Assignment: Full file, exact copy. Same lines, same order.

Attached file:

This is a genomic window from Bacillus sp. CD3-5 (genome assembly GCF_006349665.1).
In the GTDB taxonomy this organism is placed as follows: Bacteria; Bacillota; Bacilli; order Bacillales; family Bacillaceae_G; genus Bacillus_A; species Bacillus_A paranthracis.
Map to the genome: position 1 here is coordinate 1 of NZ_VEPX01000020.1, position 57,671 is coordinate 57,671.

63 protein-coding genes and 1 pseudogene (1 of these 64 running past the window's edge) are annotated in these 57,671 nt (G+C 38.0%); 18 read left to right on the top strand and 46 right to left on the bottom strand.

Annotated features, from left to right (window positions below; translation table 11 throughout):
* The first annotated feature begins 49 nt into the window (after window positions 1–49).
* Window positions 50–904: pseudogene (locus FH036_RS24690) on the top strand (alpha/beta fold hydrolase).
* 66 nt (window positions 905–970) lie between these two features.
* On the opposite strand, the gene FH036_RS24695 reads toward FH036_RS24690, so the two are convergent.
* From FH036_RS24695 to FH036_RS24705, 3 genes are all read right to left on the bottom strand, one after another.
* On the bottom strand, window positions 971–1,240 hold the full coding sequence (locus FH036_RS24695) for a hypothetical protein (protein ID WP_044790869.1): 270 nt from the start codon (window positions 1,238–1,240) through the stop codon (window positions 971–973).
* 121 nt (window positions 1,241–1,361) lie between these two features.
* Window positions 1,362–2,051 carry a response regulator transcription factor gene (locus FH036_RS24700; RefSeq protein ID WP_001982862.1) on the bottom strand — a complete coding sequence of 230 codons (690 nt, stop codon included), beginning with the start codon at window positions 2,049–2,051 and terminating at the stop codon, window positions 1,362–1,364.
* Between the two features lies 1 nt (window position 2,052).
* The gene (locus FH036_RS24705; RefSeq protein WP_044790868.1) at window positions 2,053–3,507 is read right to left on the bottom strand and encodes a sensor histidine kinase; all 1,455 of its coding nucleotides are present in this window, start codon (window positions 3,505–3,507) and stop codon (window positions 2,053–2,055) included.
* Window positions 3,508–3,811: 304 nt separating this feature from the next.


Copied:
This is a genomic window from Bacillus sp. CD3-5 (genome assembly GCF_006349665.1).
In the GTDB taxonomy this organism is placed as follows: Bacteria; Bacillota; Bacilli; order Bacillales; family Bacillaceae_G; genus Bacillus_A; species Bacillus_A paranthracis.
Map to the genome: position 1 here is coordinate 1 of NZ_VEPX01000020.1, position 57,671 is coordinate 57,671.

63 protein-coding genes and 1 pseudogene (1 of these 64 running past the window's edge) are annotated in these 57,671 nt (G+C 38.0%); 18 read left to right on the top strand and 46 right to left on the bottom strand.

Annotated features, from left to right (window positions below; translation table 11 throughout):
* The first annotated feature begins 49 nt into the window (after window positions 1–49).
* Window positions 50–904: pseudogene (locus FH036_RS24690) on the top strand (alpha/beta fold hydrolase).
* 66 nt (window positions 905–970) lie between these two features.
* On the opposite strand, the gene FH036_RS24695 reads toward FH036_RS24690, so the two are convergent.
* From FH036_RS24695 to FH036_RS24705, 3 genes are all read right to left on the bottom strand, one after another.
* On the bottom strand, window positions 971–1,240 hold the full coding sequence (locus FH036_RS24695) for a hypothetical protein (protein ID WP_044790869.1): 270 nt from the start codon (window positions 1,238–1,240) through the stop codon (window positions 971–973).
* 121 nt (window positions 1,241–1,361) lie between these two features.
* Window positions 1,362–2,051 carry a response regulator transcription factor gene (locus FH036_RS24700; RefSeq protein ID WP_001982862.1) on the bottom strand — a complete coding sequence of 230 codons (690 nt, stop codon included), beginning with the start codon at window positions 2,049–2,051 and terminating at the stop codon, window positions 1,362–1,364.
* Between the two features lies 1 nt (window position 2,052).
* The gene (locus FH036_RS24705; RefSeq protein WP_044790868.1) at window positions 2,053–3,507 is read right to left on the bottom strand and encodes a sensor histidine kinase; all 1,455 of its coding nucleotides are present in this window, start codon (window positions 3,505–3,507) and stop codon (window positions 2,053–2,055) included.
* Window positions 3,508–3,811: 304 nt separating this feature from the next.